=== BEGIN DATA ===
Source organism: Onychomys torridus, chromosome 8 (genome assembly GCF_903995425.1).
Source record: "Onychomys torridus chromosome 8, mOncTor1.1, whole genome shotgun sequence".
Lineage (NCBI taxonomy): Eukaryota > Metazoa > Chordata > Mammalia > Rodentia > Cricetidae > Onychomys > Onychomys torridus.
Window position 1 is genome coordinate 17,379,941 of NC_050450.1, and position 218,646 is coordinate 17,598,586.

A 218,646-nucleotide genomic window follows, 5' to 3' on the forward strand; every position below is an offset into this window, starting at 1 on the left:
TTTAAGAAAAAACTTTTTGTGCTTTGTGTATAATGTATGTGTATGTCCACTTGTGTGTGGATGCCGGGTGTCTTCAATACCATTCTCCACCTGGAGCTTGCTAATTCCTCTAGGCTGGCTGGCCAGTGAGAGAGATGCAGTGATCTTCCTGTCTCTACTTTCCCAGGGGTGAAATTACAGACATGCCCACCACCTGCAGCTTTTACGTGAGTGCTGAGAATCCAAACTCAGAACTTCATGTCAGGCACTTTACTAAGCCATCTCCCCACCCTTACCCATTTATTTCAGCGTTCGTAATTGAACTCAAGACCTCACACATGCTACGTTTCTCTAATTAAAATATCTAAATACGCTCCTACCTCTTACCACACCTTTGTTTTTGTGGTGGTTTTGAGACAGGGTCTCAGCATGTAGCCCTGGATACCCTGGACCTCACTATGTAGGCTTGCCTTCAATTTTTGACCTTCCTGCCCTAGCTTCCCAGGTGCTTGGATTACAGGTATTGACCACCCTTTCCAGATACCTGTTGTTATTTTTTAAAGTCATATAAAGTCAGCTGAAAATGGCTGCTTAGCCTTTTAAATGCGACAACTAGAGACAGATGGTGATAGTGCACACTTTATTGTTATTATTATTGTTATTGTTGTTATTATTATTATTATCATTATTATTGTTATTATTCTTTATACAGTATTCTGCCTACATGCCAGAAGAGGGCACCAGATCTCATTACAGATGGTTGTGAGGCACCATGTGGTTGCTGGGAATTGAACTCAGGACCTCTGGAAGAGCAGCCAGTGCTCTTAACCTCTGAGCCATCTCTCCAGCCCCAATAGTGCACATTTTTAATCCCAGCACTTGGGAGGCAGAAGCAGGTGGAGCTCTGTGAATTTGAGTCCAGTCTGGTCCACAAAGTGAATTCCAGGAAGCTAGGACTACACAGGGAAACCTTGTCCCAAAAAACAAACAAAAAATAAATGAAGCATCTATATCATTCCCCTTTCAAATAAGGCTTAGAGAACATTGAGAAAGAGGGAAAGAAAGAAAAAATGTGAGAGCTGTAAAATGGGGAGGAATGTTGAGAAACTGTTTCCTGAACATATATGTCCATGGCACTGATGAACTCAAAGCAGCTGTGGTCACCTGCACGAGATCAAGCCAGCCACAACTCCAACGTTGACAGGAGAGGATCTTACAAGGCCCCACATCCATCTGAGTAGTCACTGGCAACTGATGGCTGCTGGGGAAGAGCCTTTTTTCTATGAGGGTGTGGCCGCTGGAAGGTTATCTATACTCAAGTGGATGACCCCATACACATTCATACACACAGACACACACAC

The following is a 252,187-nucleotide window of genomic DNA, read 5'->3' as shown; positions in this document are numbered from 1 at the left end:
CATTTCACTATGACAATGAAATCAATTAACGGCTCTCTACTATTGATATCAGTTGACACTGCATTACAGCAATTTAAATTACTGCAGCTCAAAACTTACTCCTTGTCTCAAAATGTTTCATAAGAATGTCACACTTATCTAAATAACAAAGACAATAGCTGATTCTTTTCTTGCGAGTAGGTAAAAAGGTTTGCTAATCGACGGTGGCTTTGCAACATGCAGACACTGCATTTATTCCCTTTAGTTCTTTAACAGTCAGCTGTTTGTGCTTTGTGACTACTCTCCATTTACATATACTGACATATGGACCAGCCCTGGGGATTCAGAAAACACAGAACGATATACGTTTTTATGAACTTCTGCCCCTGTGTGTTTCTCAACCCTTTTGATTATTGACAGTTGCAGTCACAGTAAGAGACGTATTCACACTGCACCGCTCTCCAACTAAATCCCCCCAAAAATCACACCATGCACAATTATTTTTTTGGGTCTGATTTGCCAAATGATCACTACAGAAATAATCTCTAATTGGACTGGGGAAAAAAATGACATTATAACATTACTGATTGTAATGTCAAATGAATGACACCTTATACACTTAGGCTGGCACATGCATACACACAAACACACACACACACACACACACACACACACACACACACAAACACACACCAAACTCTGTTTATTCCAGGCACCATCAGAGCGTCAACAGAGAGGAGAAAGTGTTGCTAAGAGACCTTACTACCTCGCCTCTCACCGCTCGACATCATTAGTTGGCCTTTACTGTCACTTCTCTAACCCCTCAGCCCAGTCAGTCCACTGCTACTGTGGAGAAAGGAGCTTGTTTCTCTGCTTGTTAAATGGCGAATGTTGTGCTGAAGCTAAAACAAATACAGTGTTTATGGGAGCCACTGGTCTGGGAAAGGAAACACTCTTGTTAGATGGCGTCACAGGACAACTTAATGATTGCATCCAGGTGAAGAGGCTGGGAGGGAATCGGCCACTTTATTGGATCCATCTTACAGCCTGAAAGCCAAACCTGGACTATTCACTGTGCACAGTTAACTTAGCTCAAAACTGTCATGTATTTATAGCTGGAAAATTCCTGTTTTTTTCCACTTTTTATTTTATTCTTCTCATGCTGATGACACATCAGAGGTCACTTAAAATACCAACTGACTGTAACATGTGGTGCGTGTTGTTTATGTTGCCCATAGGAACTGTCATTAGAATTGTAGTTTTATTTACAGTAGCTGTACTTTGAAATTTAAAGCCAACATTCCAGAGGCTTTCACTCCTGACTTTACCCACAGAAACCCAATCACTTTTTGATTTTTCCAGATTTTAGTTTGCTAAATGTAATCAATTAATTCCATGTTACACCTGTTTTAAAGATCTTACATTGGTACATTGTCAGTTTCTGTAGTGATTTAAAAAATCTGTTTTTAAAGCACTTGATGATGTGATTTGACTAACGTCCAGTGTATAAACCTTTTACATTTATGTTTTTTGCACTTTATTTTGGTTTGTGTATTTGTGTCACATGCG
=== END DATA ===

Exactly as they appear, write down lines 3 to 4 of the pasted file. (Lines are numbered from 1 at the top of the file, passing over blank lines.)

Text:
Lineage (NCBI taxonomy): Eukaryota > Metazoa > Chordata > Mammalia > Rodentia > Cricetidae > Onychomys > Onychomys torridus.
Window position 1 is genome coordinate 17,379,941 of NC_050450.1, and position 218,646 is coordinate 17,598,586.